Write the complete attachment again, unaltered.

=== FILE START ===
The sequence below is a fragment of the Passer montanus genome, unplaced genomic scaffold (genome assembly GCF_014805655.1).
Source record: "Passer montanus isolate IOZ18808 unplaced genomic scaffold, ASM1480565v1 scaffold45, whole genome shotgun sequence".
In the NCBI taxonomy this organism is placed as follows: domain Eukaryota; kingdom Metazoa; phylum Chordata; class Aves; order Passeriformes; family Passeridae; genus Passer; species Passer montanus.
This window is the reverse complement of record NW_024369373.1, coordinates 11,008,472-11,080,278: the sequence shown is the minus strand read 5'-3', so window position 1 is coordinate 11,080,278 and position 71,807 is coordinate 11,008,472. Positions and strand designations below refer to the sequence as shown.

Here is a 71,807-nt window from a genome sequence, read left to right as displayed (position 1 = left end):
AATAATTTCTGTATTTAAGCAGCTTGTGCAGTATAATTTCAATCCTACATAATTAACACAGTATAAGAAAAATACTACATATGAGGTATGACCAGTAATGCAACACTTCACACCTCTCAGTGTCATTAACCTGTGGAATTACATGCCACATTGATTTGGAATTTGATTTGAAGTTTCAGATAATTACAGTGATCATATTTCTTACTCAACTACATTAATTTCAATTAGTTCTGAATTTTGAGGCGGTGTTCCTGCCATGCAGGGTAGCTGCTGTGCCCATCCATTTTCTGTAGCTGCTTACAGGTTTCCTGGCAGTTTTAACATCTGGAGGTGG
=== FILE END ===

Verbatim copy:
The sequence below is a fragment of the Passer montanus genome, unplaced genomic scaffold (genome assembly GCF_014805655.1).
Source record: "Passer montanus isolate IOZ18808 unplaced genomic scaffold, ASM1480565v1 scaffold45, whole genome shotgun sequence".
In the NCBI taxonomy this organism is placed as follows: domain Eukaryota; kingdom Metazoa; phylum Chordata; class Aves; order Passeriformes; family Passeridae; genus Passer; species Passer montanus.
This window is the reverse complement of record NW_024369373.1, coordinates 11,008,472-11,080,278: the sequence shown is the minus strand read 5'-3', so window position 1 is coordinate 11,080,278 and position 71,807 is coordinate 11,008,472. Positions and strand designations below refer to the sequence as shown.

Here is a 71,807-nt window from a genome sequence, read left to right as displayed (position 1 = left end):
AATAATTTCTGTATTTAAGCAGCTTGTGCAGTATAATTTCAATCCTACATAATTAACACAGTATAAGAAAAATACTACATATGAGGTATGACCAGTAATGCAACACTTCACACCTCTCAGTGTCATTAACCTGTGGAATTACATGCCACATTGATTTGGAATTTGATTTGAAGTTTCAGATAATTACAGTGATCATATTTCTTACTCAACTACATTAATTTCAATTAGTTCTGAATTTTGAGGCGGTGTTCCTGCCATGCAGGGTAGCTGCTGTGCCCATCCATTTTCTGTAGCTGCTTACAGGTTTCCTGGCAGTTTTAACATCTGGAGGTGG